I apologise to any brides who may stumble upon this blog post.  It’s going to contain some (hopefully) lovely wedding photography but it will also be quite a technical article based on my Fujifilm X-Pro1 Best Settings and also a one year of use review of the camera.

So, a little under a year ago I lucky enough to be given a review copy of the (then new) Fujifilm X-Pro1 by the kind folks at Professional Photographer Magazine.  I used it for a couple of weeks in my everyday job as a wedding photographer, took it to a couple of weddings and totally fell in love with the camera.

Like the X100 before it, the X-Pro1 wasn’t perfect, and the auto-focus was a little hit and miss at first glance.  However, just like the X100 Fujifilm have diligently updated the firmware for the camera, and that, coupled with a different mindset to using it compared to using a DSLR has allowed the X-Pro1 to become my favourite camera, probably of all time.  At the time of writing we are on firmware v 2.03 and really the version 2 update affected the AF substantially so I really would ensure you have the latest firmware to get the most out of the cameras.

I’ve been using the camera now for a year, and I have been asked so many times “how I use it”, “why I use it” and “what settings I use” so I’m hoping to answer all those questions in this blog post.  Bear with me, if could be a long one……

I was recently lucky enough to have a quick use of the new X100S and I could immediately see how quick the autofocus was and how much smoother and accurate the manual focus was (especially using focus peek).  I have no idea what is in line for the future of the X-Pro1 range but I would hope that Fujifilm continue their fine work with this model and if it inherits the improvements that the X100S has received then it will already be on the right tracks.  As it happens, I’ve not used the X100S in anger yet but I hope to be shooting with one very soon.  I will, of course, update this section of my blog as soon as I can when I start using it.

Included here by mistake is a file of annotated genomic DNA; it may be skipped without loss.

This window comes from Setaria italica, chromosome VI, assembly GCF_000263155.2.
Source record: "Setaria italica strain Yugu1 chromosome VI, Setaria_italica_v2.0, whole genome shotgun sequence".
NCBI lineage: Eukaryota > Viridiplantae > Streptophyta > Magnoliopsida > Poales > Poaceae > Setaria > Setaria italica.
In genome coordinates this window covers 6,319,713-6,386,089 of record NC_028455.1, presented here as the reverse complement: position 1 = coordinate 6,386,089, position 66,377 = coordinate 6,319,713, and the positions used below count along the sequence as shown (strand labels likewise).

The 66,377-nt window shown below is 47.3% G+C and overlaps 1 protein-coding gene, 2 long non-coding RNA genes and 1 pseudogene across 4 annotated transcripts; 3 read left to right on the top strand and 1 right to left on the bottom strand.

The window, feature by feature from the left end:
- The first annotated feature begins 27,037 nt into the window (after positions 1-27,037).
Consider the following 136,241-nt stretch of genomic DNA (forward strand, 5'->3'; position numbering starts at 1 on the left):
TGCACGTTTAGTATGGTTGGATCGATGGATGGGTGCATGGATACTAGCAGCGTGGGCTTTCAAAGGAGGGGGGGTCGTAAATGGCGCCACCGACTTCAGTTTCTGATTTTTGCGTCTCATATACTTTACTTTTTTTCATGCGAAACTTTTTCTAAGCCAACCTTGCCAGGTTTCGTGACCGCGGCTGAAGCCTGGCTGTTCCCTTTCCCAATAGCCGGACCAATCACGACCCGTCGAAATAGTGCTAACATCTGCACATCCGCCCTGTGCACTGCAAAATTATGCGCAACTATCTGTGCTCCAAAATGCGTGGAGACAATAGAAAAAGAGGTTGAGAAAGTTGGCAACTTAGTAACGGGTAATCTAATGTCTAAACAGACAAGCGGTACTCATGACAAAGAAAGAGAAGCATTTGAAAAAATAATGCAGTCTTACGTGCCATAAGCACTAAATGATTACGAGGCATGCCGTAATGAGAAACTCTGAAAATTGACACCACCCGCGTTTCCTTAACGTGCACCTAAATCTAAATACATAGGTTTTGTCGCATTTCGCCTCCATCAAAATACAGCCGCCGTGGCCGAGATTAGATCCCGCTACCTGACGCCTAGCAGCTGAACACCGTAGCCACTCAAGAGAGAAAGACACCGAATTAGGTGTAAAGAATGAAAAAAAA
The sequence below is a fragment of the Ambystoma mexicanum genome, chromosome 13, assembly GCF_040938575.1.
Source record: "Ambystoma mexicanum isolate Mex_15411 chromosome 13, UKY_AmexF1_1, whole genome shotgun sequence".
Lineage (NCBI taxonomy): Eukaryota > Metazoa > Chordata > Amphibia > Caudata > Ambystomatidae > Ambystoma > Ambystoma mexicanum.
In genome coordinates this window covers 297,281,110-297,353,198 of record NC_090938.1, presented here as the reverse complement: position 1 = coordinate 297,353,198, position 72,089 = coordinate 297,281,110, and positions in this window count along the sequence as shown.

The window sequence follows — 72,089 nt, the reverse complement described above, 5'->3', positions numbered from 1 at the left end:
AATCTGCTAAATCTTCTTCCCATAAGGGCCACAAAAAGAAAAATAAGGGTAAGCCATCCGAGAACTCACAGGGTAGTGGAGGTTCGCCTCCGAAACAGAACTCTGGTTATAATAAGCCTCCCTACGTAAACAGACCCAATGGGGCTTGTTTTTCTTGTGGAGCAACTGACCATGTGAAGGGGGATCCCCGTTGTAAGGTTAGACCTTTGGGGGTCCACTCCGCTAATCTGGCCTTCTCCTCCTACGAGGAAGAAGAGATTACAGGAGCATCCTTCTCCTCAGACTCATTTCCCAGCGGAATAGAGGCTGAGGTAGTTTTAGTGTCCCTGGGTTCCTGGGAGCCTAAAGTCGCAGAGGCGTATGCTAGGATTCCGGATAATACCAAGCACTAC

X100 and X-Pro-1

My rather battered X100 and X-Pro1 cameras

So, back to the X-Pro1.  I wanted to answer the two questions I get asked the most; What are the Fujifilm X-Pro1 Best Settings? and How do I use the camera.

Why do I use the X-Pro1?  

Well, I’m hoping this short film clip will answer that question in its own right (turn the sound up, and go full screen if you can):

I recently posted the following image in my Why I Love this Photograph Series and it pretty much symbolises the way I use the camera and why I like using it so much:

Real Life Weddings

One of the points I made about the image was that I didn’t think I’d be able to step into this space, comfortably, with a DSLR.